12. I still don’t think she’s the right man or woman for the job so this may go quicker than people think… I’ll think she’ll be out by the State of the Union 2010.

  13. Professor Dickinson,

    I’ve been waiting a bit to make a bet, so hopefully you’ll let a late contender jump in. I’m going to take the under. If Obama wins a second election, she’ll jump to maybe contend for presidency. So, imho that eliminates the over aspect. Now, to pin down a month is a bit more difficult. I certainly understand the Jan 2013 arguments, but I think it’ll be over. I’m guessing she doesn’t want to be too close to an election, go out the window with Nov 2010. Its a tough spot to be in seeing as though Biden has a strong FP aspect and everyone knows her husband’s name draws ooohhh and aahhhh from the middle east (even if its just from the women there!) So anything she accomplishes there will I believe be credited back to her husband’s name. With all of that said, I think the thing that will ultimately get to her is not having the power she wants. You’ve already addressed the decline in Sec of State power post FDR and I completely agree. I believe that decline will continue with Obama’s popularity throughout the world and thus an increase in presidential and VP appearances and negoations abroad. None-the-less I’m going to say that the real over under should have been at the midterm elections. I’ll take the under there and give her to about July 2010.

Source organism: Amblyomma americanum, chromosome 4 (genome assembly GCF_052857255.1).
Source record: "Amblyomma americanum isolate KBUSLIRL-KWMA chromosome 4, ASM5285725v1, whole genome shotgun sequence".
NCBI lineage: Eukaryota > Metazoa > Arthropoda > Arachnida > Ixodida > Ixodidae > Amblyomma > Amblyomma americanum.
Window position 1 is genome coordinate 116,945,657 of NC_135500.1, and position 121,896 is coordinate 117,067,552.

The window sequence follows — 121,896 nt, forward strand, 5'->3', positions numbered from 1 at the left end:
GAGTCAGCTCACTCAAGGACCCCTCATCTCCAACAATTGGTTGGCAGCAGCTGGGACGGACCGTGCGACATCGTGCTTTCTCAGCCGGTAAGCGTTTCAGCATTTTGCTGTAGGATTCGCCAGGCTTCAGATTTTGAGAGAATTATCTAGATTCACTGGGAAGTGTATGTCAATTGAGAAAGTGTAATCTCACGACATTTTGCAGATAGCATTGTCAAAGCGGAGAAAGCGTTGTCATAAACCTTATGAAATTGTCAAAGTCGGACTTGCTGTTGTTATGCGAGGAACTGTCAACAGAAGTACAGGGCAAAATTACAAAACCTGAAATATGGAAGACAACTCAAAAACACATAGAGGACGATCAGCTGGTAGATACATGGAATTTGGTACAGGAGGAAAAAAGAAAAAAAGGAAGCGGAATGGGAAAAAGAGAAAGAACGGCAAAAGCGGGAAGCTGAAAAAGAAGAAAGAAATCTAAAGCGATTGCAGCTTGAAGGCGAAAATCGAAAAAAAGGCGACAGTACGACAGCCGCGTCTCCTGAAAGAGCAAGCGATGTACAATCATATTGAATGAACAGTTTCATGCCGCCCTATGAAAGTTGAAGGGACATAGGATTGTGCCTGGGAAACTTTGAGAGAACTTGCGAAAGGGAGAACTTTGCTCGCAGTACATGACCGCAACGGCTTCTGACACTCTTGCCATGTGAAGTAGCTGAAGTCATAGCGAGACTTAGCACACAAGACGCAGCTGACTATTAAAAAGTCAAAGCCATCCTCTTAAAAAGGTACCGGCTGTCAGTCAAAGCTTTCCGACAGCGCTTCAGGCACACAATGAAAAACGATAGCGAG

We won’t get into shirt size yet. But I have a feeling that she just isn’t going to be happy with her spot.